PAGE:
Exposure to natural light (sunlight) in the early part of the day helps to reset the circadian rhythm which helps make you more alert during the day and sets you up for better sleep at night.


Stimulants used through the day and into the late afternoon and evening can interfere with sleep. If you don’t experience sleep difficulties no worries, but if you are struggling with sleep cutting off the supply of caffeine to your brain earlier in the day may be helpful. If you are a heavy caffeine user it is best to taper your use over time as cutting off the supply suddenly could cause a major headache.


Exercise helps the body in multiple ways, but can also help improve your sleep. According to the folks over at “30 minutes of moderate exercise may see a difference in sleep quality that same night.” And moderate exercise isn’t marathoning or olympic style speed stuff. The moderate zone is when you are noticing the effort, are breathing heavier, but can still talk and hold a conversation (but can’t sing), and you notice you are sweating a bit after 10 or so minutes of effort.aking one or more of these changes is a benefit to your sleep and helps to decrease stress during your waking hours.

Give it a try

Make one or more of these changes and decide for yourself if they help improve your sleep and help decrease stress during your waking hours.

Have a great day–Lynda

Thank you for dropping by The Stress Nest. Please leave suggestions in the comment section.

Note: This site is not intended as a replacement for formal mental health treatment. If you believe you have issues more than what this site can address please contact a local mental health professional.

Effective Stress Management Makes You A Better You

O God, thy sea is so great and my boat is so small

Old Breton Prayer

There are times when stress overwhelms us and we find ourselves floundering. We may struggle to effectively manage stress. But if we can consider that a journey of many miles can be undertaken with even the smallest of vessels we can set our sights on finding a way to better manage our stresses.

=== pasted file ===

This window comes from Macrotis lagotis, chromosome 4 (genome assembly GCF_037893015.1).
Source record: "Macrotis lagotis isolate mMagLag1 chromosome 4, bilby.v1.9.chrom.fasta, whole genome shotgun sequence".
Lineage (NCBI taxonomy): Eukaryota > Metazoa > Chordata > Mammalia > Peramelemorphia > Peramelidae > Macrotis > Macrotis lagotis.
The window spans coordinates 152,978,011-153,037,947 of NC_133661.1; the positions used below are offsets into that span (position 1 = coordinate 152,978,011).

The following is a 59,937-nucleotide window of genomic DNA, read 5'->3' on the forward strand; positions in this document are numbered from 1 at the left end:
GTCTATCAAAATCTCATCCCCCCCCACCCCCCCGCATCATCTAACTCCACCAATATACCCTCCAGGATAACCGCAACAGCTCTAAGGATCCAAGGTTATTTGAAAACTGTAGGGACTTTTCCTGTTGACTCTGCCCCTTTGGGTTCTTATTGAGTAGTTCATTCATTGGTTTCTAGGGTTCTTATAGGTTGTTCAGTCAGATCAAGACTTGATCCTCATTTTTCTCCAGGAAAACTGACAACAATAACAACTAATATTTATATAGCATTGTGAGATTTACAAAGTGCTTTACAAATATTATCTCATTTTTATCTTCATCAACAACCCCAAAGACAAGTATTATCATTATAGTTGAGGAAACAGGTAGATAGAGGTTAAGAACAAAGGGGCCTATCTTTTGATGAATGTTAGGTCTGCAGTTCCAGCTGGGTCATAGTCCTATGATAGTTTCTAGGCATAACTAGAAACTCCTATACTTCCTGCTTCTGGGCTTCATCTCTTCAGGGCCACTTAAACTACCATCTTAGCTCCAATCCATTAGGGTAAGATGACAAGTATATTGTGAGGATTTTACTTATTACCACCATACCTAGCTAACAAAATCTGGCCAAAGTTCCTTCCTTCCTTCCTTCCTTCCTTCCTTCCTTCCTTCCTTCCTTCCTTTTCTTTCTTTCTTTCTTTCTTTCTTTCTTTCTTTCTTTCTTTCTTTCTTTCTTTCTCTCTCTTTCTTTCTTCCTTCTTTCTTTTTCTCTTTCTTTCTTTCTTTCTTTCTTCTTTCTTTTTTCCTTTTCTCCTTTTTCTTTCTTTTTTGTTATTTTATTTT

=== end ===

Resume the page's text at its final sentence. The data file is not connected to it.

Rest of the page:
In the last section we discussed 5 steps to identifying what you may be finding stressful and preparing for change.
  • Consider the sources of your stress.
  • Write down all those life situations you find stressful.
  • Determine how much control you have over each.
  • Prepare for change.
  • Apply stress management strategies to help better manage those stressful aspects of your life.
Stress tricks your brain.

Remember that good old saying “sticks and stones may break my bones but words will never hurt me.”? Well, it turns out that’s not quite true. While words are not likely to break your bones, words–whether from others or from ourselves– can be quite damaging.

Stress management is possible, but oftentimes we get too caught up in the story of our stress and start doling out blame. One of the chief recipients of that blame is usually ourselves. The “I should have” and “when will I learn?” comments only serve to stress us more.

What to do?

The first bit of advice I generally give when helping individuals one on one is: “Limit the amount of time you spend engaging in self judgement.” While we all need to be able to accurately identify where we can do better, spending a lot of time chastising ourselves for the situation we find ourself in does not drive the boat forward. It simply keeps us floundering in a sea of stress.

Let’s begin.

Grab the list you made in the last section.

  • Draw a line down the middle of a sheet of paper creating two columns.
  • Label the columns
    • “within my control”